Liked by 2 people

  3. Wonderful but too real sketch of this snail. I never thought about a slug being a homeless snail but it’s perfect. I found an empty big snail shell on Kauai and took it, then I worried that there was a homeless snail looking for his house. Maybe he turned into a slug.

    Liked by 1 person

  4. When I first moved here 8 years ago there were snails all over the vines in the back, but they have since disappeared. I always wondered if they reproduced in cycles…yours looks like it’s dancing its own little ballet. (K)

    Liked by 1 person

  5. What a cute little snail! I am a gardener though never felt moved to destroy them, I have too much heart for that. They have their place somewhere, though I have to admit I love the ones that are served in restaurants. I am evil, I know.🙂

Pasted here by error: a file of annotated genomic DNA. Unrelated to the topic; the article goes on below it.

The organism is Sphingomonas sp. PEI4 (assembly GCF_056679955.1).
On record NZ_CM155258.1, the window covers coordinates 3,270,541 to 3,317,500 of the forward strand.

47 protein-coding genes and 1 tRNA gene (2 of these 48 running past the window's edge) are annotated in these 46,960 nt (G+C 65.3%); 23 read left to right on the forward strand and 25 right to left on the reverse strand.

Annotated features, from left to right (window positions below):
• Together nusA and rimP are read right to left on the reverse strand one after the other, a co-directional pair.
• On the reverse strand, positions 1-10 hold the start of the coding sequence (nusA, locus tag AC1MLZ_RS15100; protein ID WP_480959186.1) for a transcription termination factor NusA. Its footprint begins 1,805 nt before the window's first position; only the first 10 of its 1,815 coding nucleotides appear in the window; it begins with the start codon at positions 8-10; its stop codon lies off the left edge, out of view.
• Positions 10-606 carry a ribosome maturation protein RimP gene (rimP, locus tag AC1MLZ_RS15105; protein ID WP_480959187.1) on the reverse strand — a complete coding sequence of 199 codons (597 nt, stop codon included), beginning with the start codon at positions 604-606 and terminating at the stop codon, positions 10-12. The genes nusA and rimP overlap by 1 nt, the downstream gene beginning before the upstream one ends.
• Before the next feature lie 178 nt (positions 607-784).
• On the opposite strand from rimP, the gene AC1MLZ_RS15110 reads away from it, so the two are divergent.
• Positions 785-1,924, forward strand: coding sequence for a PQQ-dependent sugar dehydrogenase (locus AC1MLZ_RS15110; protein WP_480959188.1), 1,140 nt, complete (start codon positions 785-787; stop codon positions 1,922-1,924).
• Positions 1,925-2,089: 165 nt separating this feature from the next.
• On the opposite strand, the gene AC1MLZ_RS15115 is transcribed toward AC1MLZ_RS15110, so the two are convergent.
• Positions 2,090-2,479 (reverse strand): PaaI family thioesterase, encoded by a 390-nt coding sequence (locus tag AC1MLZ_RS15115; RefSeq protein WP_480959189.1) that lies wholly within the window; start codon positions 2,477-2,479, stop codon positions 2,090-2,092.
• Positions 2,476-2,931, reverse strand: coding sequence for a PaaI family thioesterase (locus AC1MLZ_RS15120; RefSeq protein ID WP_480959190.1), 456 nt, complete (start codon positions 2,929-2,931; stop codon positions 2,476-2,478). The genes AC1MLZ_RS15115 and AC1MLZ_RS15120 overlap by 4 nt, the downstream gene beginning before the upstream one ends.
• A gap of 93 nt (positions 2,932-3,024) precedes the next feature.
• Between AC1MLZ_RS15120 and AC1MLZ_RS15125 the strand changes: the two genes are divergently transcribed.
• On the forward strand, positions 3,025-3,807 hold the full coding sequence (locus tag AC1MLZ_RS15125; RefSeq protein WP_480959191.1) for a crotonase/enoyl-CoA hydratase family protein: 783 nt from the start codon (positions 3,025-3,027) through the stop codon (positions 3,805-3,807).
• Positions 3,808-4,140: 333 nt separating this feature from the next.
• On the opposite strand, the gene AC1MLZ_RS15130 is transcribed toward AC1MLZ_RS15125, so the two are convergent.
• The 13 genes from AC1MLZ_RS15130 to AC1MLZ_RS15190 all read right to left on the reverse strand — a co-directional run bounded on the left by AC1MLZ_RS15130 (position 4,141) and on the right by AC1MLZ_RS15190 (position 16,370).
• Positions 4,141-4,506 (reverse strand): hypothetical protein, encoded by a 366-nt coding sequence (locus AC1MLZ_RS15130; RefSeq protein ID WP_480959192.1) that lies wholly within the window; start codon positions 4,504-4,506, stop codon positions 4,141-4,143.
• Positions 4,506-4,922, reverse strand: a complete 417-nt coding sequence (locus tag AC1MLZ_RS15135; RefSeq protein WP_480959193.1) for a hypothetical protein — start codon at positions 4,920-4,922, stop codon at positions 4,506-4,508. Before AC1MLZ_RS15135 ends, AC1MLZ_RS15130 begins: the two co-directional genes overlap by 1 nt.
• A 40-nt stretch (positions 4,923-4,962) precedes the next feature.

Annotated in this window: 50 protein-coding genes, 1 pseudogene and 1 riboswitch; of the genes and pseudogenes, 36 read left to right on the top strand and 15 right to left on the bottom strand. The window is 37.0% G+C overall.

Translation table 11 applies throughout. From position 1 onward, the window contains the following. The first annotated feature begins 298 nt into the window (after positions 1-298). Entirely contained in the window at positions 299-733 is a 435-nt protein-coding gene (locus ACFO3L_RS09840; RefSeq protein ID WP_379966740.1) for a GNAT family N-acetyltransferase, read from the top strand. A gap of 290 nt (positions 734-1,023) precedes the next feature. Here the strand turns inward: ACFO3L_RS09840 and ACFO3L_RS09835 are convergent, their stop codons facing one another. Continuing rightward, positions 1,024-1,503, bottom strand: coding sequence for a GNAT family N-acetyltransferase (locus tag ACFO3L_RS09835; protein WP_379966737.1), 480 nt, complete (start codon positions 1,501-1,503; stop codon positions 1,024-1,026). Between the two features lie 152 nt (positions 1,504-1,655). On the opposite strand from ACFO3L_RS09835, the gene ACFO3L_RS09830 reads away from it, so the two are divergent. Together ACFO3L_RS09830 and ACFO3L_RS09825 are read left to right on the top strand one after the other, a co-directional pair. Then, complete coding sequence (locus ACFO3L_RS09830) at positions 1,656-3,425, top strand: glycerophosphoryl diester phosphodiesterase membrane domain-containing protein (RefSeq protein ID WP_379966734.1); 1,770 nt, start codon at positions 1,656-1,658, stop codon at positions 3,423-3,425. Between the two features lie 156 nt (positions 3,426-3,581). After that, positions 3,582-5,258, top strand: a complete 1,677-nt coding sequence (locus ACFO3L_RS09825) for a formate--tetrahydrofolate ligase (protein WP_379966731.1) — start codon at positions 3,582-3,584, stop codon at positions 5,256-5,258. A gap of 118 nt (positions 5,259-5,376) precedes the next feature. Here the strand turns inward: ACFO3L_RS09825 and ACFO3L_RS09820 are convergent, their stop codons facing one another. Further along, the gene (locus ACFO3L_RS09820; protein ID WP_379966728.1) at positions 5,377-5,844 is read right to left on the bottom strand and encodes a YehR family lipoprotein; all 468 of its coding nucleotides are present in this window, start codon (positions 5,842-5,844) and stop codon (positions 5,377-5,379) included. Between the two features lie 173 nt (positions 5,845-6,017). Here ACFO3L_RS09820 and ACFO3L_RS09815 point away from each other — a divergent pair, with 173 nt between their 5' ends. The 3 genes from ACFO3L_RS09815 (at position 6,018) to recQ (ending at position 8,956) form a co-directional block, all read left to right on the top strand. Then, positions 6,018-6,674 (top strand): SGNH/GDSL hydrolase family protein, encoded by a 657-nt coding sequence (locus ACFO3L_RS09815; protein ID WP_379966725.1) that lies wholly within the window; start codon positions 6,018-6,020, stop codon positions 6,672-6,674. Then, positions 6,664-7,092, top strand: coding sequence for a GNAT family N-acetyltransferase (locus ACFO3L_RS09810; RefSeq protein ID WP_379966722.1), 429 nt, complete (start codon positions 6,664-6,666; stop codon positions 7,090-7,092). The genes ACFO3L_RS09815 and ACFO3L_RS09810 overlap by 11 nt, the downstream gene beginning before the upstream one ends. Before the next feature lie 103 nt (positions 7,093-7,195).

Liked by 3 people

  6. When you think about it, eating snails is pretty gross…but when you call it escargot, it becomes a tasty treat suddenly. Or maybe it’s just the garlic butter that makes even snot sound good.😉 Your handsome fellow seems like he’s taking a bow!❤😀

    Liked by 1 person

  7. You are killing me with all the details! Just superb! As I always tell you, you are the king of textures. Amazing how accurately you render these images!

    Liked by 1 person

  8. Love all the textures on your snail, Charlie! 😃💕 Wish I had rhe time to sit and watch one as it sounds very meditative but I’m not sure I could do it very long. 😳 Short attention span anymore…lol! 😉

    Liked by 1 person